Home Skills Strokes & Techniques How To Launch And Land A Canoe In Rough Water

How To Launch And Land A Canoe In Rough Water

When in doubt, follow these steps to launch and land in safety

Man demonstrates how to launch a canoe in rough water
Feature Photo: Jen Gardiner

It is possible to launch or land a canoe in waves and rough seas, however it’s best to avoid these conditions altogether by getting off the water before waves build to a dangerous point. Even in perfectly calm weather, canoeists should be constantly assessing the shore for landing points, protection and campsites. Yet sometimes, rough-water launches and landings will still be necessary. Follow these tips to launch and your canoe safely in rough water.

How to launch a canoe in rough water

A few words of warning

If caught out in the open when conditions change, it may make more sense to keep your canoe in the water even amid small swells rather than risk navigating large breaking waves to reach land—it’s up to each paddler how to weigh these risks. Launching and landing in breaking waves can be an exhilarating challenge, but waves much larger than two feet tall give canoeists a very low chance of success. In most cases, this is considered an emergency situation on a canoe expedition—don’t paddle out in these conditions.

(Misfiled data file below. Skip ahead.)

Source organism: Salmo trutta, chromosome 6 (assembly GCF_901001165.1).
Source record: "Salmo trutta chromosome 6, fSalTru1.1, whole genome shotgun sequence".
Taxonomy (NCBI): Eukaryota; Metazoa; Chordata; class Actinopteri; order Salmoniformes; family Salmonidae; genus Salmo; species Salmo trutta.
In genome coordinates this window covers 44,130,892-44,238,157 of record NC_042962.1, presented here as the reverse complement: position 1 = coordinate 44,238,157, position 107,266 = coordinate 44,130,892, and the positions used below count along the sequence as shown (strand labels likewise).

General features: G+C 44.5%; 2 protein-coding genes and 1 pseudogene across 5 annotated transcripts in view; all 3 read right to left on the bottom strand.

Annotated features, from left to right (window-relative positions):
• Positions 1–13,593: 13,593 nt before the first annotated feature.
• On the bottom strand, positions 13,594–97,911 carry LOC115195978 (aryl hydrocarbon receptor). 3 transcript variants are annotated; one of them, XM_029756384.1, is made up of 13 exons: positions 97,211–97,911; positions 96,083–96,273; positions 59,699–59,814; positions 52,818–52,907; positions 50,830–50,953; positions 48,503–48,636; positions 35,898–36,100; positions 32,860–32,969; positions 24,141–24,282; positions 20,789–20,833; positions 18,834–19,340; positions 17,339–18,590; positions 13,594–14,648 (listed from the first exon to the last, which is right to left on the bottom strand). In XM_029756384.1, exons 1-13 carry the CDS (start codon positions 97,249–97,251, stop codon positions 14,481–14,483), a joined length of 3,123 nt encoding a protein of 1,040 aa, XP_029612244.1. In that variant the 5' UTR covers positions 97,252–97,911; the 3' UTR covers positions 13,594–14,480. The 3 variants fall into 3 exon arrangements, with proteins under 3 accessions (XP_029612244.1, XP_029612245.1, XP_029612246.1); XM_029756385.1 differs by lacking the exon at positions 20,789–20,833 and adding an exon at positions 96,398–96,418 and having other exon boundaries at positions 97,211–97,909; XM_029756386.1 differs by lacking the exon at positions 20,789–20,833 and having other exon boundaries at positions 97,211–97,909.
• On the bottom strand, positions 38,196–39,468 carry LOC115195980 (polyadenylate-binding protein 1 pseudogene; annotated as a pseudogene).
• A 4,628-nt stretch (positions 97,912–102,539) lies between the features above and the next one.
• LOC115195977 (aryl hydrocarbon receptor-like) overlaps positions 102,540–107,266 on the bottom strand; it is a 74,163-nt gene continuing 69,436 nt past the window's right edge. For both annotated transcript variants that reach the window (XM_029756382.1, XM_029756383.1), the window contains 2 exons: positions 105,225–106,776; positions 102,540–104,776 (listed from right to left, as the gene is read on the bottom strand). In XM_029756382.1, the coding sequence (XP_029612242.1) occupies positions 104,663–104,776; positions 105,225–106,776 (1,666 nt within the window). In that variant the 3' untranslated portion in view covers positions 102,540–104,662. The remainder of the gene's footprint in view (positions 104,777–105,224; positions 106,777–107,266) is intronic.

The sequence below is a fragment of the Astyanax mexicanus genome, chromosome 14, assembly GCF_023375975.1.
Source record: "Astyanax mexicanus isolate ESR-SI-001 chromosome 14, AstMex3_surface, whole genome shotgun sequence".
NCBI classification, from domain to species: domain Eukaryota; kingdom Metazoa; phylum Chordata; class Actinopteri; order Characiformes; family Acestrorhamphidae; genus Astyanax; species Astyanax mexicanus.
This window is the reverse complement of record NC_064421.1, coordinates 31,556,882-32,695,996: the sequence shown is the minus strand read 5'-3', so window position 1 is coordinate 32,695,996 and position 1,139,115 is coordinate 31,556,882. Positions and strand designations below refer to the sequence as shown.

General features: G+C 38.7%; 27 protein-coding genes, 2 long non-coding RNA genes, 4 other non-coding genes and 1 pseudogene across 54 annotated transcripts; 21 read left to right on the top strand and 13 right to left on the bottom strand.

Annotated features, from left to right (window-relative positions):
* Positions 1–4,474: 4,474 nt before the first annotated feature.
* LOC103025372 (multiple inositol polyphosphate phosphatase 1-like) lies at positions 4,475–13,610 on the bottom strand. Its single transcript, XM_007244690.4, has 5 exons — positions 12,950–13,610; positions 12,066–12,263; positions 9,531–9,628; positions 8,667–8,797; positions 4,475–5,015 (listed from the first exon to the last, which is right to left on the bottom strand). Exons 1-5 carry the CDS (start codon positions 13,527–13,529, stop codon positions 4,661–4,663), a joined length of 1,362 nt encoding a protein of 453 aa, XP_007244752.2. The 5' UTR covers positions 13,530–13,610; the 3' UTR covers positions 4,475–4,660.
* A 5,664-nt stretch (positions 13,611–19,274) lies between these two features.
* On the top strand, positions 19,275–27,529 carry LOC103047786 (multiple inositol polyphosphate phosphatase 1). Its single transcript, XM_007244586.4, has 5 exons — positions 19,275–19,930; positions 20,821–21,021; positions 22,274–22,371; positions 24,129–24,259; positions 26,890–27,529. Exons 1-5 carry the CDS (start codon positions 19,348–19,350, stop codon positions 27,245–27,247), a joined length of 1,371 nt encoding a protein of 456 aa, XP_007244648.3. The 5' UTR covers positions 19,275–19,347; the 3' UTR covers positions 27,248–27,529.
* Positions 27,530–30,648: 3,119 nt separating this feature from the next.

If the waves are spilling onto a low-angled shore, it is much easier to launch or land a canoe, as the height and steepness of the waves will not be outrageous and the run-out onshore will be long. If the waves are dumping on a steeply angled shore or onto underwater features, however, swamped boats will probably result.

One at a time, and no surfing

The ideal beach for learning how to launch and land a canoe is low-angled and sandy. If the waves are moving along the shore or at an angle, it will be fairly straightforward; waves moving perpendicularly in to shore will be more challenging but potentially more predictable. The key is for each boat to stay in control by not surfing, moving slower than the waves, keeping the boat perpendicular to the waves, and ideally paddling through breakers during a lull.

Feature Photo: Jen Gardiner

One boat should move through the hazard at a time. Helmets are a good idea in this situation. Avoid being in the path of a loaded canoe, whether or not it is under control or swamped. Try to choose campsites with multiple facets or undulating shoreline when possible, as no matter which way the wind shifts there will be areas of protection.

How to handle a capsized canoe

In the event of a capsized canoe, one strong team of paddlers should land, pull their boat well onshore then help the swimmers out of the water. The swamped canoe may be allowed to drift in, or a throw bag attached to it can be thrown to shore and the boat then pulled in. As boats come in, they should be quickly unloaded or suitcase carried out of danger.

This article was first published in the Summer/Fall 2016 issue of Canoeroots Magazine. Subscribe to Paddling Magazine’s print and digital editions, or browse the archives.


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